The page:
“Idon’t really consider the people I photograph as ‘subjects’ because a lot of them become part of my life,” says Chloe Jafe. She adds, “it’s a moment of connection, an exchange, where vulnerability is on both sides. Photography is just what is left from the moment.” Jafe, who’s based in Japan, has fully immersed herself in the culture. For a photographer, living in Japan offers a range of interesting topics. In Jafe’s case, she found herself focusing her creative energy on the Yakuza, otherwise known as the Japanese mafia. It’s a series of photographs and encounters that have spanned over … Continue reading Chloe Jafe Takes Big Risks as She Photographs the Japanese Mafia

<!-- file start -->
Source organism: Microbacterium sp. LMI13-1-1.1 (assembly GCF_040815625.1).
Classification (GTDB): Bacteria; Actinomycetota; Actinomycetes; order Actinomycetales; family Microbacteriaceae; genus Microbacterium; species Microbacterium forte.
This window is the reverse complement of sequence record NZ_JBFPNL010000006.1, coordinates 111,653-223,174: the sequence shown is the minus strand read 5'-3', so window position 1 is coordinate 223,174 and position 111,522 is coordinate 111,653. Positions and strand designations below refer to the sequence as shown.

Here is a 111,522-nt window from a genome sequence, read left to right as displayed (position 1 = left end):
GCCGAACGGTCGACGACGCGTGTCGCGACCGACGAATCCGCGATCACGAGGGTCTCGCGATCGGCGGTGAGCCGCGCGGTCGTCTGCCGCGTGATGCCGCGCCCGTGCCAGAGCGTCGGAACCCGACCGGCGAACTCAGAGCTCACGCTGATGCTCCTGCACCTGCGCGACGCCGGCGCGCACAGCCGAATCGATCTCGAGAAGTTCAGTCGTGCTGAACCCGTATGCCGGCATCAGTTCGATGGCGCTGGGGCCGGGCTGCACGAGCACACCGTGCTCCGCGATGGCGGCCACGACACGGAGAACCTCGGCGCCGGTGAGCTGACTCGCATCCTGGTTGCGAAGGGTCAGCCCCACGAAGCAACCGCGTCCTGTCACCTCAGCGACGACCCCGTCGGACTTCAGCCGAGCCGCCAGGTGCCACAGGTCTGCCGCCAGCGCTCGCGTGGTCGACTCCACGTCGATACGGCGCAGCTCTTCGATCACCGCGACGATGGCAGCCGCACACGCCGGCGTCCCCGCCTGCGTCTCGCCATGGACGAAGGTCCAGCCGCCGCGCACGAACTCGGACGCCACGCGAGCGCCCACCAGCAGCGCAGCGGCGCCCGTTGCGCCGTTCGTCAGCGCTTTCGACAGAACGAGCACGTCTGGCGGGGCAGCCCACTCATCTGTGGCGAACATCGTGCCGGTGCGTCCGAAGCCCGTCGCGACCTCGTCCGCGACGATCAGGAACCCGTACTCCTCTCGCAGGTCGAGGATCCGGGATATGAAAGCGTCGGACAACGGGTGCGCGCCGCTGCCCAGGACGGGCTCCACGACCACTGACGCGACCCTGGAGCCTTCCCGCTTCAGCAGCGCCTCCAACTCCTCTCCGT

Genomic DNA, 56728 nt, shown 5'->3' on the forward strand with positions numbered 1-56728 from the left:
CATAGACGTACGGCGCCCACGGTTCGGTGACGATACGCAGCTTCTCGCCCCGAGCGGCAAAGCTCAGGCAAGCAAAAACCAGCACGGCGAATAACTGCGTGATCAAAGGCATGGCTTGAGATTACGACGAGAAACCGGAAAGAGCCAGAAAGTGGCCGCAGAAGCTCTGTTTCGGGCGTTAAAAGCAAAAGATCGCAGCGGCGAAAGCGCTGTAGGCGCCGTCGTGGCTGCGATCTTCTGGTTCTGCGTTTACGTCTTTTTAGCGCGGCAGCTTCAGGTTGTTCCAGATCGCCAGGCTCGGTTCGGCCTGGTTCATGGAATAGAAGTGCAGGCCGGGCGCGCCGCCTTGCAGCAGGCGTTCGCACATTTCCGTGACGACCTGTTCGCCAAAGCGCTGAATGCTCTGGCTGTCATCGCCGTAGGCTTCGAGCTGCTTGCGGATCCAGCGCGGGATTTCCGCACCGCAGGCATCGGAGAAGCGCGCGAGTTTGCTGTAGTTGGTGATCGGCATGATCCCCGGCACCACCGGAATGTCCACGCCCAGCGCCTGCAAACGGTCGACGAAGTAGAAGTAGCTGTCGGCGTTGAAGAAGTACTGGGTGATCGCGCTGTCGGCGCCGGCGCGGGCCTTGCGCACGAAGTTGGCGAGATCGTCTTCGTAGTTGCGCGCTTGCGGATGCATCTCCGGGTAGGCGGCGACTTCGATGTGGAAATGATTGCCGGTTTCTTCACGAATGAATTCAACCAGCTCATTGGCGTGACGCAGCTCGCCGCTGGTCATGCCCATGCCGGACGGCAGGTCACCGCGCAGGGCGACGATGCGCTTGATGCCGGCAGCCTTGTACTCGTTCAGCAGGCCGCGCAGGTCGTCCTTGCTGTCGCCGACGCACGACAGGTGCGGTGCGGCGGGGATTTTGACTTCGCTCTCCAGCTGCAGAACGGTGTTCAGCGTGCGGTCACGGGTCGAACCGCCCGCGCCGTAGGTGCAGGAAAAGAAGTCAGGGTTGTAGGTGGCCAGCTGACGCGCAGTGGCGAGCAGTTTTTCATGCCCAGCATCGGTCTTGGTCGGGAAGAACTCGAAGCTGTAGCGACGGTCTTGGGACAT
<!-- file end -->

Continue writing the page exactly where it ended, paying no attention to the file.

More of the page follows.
Iraqi-born Zaha Hadid—aka the Queen of the Curve—fundamentally altered the contours of modern architecture and design. BY LAKSHMI PRIYA RAJENDRAN In the five years since Zaha Hadid’s passing, much has been written about the glorious and towering legacy the fabled British-Iraqi architect left behind. Thinking about what she started, though, is more instructive. Born in Baghdad, Iraq in 1950, Hadid—aka the Queen of the Curve—fundamentally altered the contours of modern architecture and design. She shattered gender stereotypes too by, in 2004, becoming the first woman to receive the Pritzker Architecture Prize—the highest award in her field. As the world grapples with how to respond to the climate crisis, architecture … Continue reading “There are 360 degrees. Why stick to one?”: The real legacy of architect Zaha Hadid